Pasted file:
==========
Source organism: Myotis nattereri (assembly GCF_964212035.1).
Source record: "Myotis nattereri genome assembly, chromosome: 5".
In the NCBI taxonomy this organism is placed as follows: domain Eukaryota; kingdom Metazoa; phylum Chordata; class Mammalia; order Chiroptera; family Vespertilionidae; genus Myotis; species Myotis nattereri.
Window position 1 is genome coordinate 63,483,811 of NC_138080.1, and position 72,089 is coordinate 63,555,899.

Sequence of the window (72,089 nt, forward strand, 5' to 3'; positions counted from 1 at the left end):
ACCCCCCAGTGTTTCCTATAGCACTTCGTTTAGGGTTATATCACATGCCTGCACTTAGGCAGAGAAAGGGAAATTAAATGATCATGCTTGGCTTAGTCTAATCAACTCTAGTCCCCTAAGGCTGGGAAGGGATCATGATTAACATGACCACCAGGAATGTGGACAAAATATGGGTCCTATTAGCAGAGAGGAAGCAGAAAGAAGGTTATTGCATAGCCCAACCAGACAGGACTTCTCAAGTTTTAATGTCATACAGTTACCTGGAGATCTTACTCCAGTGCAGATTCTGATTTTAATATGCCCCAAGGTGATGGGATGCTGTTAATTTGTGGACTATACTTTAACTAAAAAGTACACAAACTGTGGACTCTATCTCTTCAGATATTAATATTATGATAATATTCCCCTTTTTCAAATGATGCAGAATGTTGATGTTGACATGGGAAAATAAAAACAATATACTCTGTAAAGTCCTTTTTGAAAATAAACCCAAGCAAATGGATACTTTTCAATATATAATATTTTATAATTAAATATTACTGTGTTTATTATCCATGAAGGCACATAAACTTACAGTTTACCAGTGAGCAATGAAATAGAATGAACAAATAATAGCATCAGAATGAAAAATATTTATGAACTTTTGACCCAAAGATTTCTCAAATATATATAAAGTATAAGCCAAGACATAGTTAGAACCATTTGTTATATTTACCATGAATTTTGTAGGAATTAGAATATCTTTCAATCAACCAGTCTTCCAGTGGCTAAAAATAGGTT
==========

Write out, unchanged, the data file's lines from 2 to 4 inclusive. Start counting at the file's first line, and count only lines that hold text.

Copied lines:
Source record: "Myotis nattereri genome assembly, chromosome: 5".
In the NCBI taxonomy this organism is placed as follows: domain Eukaryota; kingdom Metazoa; phylum Chordata; class Mammalia; order Chiroptera; family Vespertilionidae; genus Myotis; species Myotis nattereri.
Window position 1 is genome coordinate 63,483,811 of NC_138080.1, and position 72,089 is coordinate 63,555,899.